A Merging of Cultures in the Big Apple

New York City is a melting pot of extraordinary cultures, traditions, customs and personalities. Neighborhoods represent a blending of international flavors as you stroll borough to borough, uptown to downtown or just door to door. When you order lox and bagels on a Sunday morning in New York City, you don’t expect to be welcomed by three fascinating and engaging brothers from Hong Kong. Sable’s Smoked Fish, a 25 year old Chinese run appetizing shop, located at 1489 Second Avenue is a gem in a warm neighborhood with patrons visiting from all over the city. A visit for a breakfast can transform a bagel with the works into a lesson in Chinese history and ancient culture spoken in Cantonese, Mandarin and Fujianese.

Kenny, Henry and Danny Sze were born to parents from Fujian in the city of Hong Kong in the 1960s. In 1972, Mrs. Sze, her three sons and stepfather emigrated from the congested streets of Hong Kong, to Chinatown, located in downtown Manhattan. Growing up in two different worlds, it was difficult for an immigrant family to break the language barrier and cultural mold in New York, explained Danny Sze in a recent interview in his busy establishment. The Sze brothers learned English in grade school in downtown Manhattan, and eventually became fluent in four languages, including Mandarin and Cantonese as well as Fujianese in the home. Growing up in Chinatown, skipping college and going straight to the workplace, the Sze brothers went into appetizing in 1980 at the Bagel Nosh, one of Manhattan’s most premier delicatessens at the time. They moved to the iconic Zabar’s in 1980s, starting at the bottom and working their way to become Co-Managers of the Appetizing Department. At Zabar’s, the brothers used every opportunity to learn skills and techniques from the Zabar Dynasty hoping to one day to showcase their mastery in their own business.


The Sze brothers finally opened up their own shop in 1991, planting their strong roots, experienced hospitality, rich Chinese culture and endearing family ties. Sable’s, the store’s name, is a pescatarian delicacy and symbolizes a lucky and prosperous life in Chinese culture, which is why fish (鱼) is eaten on Chinese New Year.  Signifying “Abundance through the year”, 年年有余 (Nián Nián Yǒu Yú), fish is an indispensable part of the family dinner celebration. Danny wanted to create a family business founded on the strength of his Chinese roots, memories and family values, and in turn wanted to integrate it into the rich culture of New York City. Traditional specialities and delicacies offered at Sable’s include smoked salmon, sturgeon, pickled herring, caviar, foie gras paté, fresh bagels, rugelach, chocolate babka and most of all, SABLE!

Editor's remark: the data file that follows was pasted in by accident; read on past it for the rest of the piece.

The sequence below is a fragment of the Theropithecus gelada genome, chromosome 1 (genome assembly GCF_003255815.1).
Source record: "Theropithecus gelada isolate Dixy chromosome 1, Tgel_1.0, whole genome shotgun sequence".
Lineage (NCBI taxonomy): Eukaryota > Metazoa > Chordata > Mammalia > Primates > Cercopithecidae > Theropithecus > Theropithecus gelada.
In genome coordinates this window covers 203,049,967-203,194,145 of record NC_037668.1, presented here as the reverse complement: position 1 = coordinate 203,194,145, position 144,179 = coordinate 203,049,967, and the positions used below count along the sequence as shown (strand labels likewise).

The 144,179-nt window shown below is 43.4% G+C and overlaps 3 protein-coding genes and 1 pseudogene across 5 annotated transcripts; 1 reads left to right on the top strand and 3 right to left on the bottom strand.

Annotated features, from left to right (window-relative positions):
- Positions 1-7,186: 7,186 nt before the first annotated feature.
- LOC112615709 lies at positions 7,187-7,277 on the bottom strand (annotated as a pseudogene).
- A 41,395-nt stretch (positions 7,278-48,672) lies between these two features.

As a tradition, Danny and his brothers adorned the shop walls with photos with generations of visitors; especially celebrities and families with young children who accompanied their parents to Sable’s and returned to share the experience with children of their own. This concept of family is central to both Chinese and American culture where generations focus on the family unit always looking to celebrate events and occasions that bring them together.  The brothers also try to weave special Chinese cultures and customs into the spirit and energy of the shop.  During the Chinese New Year, traditional firecrackers are hung from the ceiling alongside assorted bagels, Chinese art is adorned behind the counter and a feeling of celebration is in the air. Sable’s is truly a place where holidays and traditions are celebrated and cultures are intertwined.

Some of the information and pictures in this article came from the following sources:


“About.” Sable’s NYC, sablesnyc.com/about. Accessed 5 Oct. 2017.

Queenofthehighways. “Facelift.” TripAdvisor, 6 July 2013, www.tripadvisor.com/LocationPhotoDirectLink-g60763-d481061-i74752844-Sable_s_Smoked_Fish-New_York_City_New_York.html. Accessed 5 Oct. 2017.

Vadukul, Alex. “A 25-Year-Old Nova in the Smoked Fish Universe.” The New York Times [New York], 29 June 2016, NY/Region sec. The New York Times, www.nytimes.com/2016/07/03/nyregion/a-25-year-old-nova-in-the-smoked-fish-universe.html?_r=0. Accessed 5 Oct. 2017.

There are 2 comments

  1. Maya Yu

    I found it so interesting learning how so many cultures are blended into one another. It really gives insight on how life really is in ethnically diverse regions, such as New York. Great job on the article!

  2. Hitomi Honda

    Your writing captures the essence of the Sze brothers’ life story so vividly and I really enjoyed reading this article! The next time I set foot in the city, I will be sure to stop by and visit Sable’s! Thanks for sharing!

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